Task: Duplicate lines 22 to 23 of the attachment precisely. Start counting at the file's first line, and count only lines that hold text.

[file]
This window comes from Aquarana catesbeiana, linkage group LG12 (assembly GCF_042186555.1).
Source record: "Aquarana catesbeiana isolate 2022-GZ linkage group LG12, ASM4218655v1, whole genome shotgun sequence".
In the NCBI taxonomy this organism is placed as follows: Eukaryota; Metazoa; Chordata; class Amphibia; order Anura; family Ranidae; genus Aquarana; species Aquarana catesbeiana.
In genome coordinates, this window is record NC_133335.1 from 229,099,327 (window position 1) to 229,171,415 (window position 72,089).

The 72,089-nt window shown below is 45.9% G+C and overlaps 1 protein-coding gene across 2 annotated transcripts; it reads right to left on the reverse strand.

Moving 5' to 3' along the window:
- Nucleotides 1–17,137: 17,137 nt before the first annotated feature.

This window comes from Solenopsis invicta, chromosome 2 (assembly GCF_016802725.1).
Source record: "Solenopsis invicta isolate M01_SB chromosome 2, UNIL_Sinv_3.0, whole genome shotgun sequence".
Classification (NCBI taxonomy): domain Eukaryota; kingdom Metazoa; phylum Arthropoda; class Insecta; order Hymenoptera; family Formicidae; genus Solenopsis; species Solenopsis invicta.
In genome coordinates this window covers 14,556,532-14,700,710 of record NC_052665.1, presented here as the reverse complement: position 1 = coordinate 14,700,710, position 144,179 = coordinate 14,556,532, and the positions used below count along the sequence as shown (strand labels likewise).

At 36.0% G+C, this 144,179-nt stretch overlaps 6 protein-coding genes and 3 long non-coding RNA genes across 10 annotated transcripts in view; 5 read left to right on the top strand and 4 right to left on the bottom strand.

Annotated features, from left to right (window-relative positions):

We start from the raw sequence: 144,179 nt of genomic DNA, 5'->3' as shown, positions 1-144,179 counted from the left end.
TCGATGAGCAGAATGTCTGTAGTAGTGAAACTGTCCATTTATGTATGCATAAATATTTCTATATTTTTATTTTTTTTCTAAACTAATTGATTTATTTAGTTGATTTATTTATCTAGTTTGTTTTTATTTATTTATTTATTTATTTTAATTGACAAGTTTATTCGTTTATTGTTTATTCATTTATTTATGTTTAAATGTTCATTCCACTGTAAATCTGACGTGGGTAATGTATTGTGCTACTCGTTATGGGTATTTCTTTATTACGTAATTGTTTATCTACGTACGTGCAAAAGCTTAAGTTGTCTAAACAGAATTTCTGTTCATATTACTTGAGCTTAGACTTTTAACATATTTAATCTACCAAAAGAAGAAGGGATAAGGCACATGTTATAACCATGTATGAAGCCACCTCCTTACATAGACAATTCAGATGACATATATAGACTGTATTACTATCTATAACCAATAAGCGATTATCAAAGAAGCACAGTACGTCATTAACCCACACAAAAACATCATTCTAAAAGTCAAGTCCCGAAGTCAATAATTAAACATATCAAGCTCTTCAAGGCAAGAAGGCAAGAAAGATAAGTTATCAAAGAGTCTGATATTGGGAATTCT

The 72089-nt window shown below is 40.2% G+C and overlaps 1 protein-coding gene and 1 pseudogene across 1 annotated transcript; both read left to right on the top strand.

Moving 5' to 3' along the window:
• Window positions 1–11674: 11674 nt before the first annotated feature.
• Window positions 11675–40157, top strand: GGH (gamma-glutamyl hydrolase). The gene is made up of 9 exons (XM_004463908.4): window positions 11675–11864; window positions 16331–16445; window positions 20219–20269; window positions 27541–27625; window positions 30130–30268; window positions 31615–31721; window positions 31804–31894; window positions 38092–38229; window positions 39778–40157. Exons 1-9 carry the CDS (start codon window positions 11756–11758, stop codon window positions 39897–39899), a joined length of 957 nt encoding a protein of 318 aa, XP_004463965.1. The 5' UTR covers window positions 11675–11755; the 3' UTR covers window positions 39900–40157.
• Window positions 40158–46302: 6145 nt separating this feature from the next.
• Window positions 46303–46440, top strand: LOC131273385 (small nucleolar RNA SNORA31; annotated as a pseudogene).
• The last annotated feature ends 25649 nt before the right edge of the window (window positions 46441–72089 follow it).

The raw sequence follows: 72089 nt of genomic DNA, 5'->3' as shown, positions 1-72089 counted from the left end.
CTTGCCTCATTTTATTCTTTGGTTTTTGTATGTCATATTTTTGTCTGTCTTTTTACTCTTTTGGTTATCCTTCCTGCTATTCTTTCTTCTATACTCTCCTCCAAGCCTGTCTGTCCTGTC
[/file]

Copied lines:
• The last annotated feature ends 25649 nt before the right edge of the window (window positions 46441–72089 follow it).

The raw sequence follows: 72089 nt of genomic DNA, 5'->3' as shown, positions 1-72089 counted from the left end.